On View: Asian Galleries, Southwest, 2nd floor
Kundika is a Sanskrit term for a long-necked water-pouring vessel. Throughout Asia these vessels were associated with wandering ascetics, who carried them like canteens. In ancient India, pouring water into the hands of another person was a way to express “your wish is granted.” Because of water’s association with wishes, purification, and nurturing, kundika often appear among the attributes of Buddhist deities such as the future Buddha Maitreya and the Bodhisattva Guanyin. In ritual, they are used to evoke those deities and to pour water for cleansing purposes.
H: 14 5/8 x W: 4 7/8 in. (37.2 x 12.4 cm)
Diameter at mouth: 3/8 in. (1 cm)
Diameter at base: 3 3/4 in. (9.5 cm) (show scale)
Gift of Paul E. Manheim
From "Korean Art Collection in the Brooklyn Museum" catalogue:
The long fine slender neck and the small spout on the broad shoulder are typical characteristics of Goryeo kundika (Buddhist ritual ewer). Kundika were used to offer clean water to the altar or carried by Buddhist monks traveling for cultivation. This kundika type was popular during the Tang Dynasty and continued to be used in the northern regions of China during the Northern Song and Liao dynasties. In Goryeo, bronze kundika were especially popular. Similar examples were also made in celadon.
The shoulder of [this] kundika is decorated with incised lines, and the spout was cast separately and attached to the shoulder. The lid, which was attached to the spout by a hinge, has been lost. The particularly thin and elongated profile of the kundika suggests a date of the twelfth or thirteenth century.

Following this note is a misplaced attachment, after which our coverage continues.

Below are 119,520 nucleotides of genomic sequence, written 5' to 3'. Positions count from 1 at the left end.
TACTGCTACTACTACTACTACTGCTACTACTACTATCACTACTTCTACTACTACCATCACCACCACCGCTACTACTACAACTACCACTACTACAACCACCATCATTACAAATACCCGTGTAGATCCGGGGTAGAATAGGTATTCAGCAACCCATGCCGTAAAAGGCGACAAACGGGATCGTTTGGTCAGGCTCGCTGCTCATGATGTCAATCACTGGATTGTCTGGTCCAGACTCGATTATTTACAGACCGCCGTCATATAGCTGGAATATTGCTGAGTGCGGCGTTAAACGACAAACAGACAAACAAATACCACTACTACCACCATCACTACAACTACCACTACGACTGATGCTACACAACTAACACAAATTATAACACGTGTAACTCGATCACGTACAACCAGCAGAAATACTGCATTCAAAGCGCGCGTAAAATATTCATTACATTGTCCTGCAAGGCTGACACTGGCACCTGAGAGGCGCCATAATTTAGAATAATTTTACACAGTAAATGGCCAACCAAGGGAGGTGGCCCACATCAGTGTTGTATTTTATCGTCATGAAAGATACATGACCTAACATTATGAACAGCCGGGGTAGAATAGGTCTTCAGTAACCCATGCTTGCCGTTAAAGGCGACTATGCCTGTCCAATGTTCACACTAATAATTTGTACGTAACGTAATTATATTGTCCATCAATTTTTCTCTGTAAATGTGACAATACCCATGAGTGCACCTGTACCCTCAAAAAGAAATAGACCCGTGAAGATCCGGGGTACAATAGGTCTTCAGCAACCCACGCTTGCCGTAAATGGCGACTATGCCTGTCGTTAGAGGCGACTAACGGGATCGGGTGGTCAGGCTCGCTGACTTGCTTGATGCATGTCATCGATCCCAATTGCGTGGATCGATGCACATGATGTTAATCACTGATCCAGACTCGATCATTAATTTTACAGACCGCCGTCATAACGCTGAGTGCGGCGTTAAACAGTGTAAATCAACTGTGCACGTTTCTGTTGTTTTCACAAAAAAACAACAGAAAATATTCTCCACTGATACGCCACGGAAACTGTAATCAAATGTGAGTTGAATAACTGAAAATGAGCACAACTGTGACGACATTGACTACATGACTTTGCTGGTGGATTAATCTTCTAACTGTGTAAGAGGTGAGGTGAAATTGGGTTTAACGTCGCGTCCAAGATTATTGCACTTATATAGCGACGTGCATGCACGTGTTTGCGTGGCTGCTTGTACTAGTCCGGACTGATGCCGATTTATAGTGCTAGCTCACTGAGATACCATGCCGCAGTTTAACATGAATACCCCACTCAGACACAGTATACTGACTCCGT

Kundika, 12th-13th century. Cast bronze, H: 14 5/8 x W: 4 7/8 in. (37.2 x 12.4 cm). Brooklyn Museum, Gift of Paul E. Manheim, 74.27. Creative Commons-BY (Photo: , 74.27_PS11.jpg)
overall, 74.27_PS11.jpg., 2017
"CUR" at the beginning of an image file name means that the image was created by a curatorial staff member. These study images may be digital point-and-shoot photographs, when we don\'t yet have high-quality studio photography, or they may be scans of older negatives, slides, or photographic prints, providing historical documentation of the object.
You may download and use Brooklyn Museum images of this three-dimensional work in accordance with a Creative Commons license
. Fair use, as understood under the United States Copyright Act, may also apply.
Please include caption information from this page and credit the Brooklyn Museum. If you need a high resolution file, please fill out our online application form
For further information about copyright, we recommend resources at the United States Library of Congress
, Cornell University
, Copyright and Cultural Institutions: Guidelines for U.S. Libraries, Archives, and Museums
, and Copyright Watch
For more information about the Museum's rights project, including how rights types are assigned, please see our blog posts on copyright
If you have any information regarding this work and rights to it, please contact firstname.lastname@example.org
Not every record you will find here is complete. More information is available for some works than for others, and some entries have been updated more recently. Records are frequently reviewed and revised, and we welcome
any additional information you might have.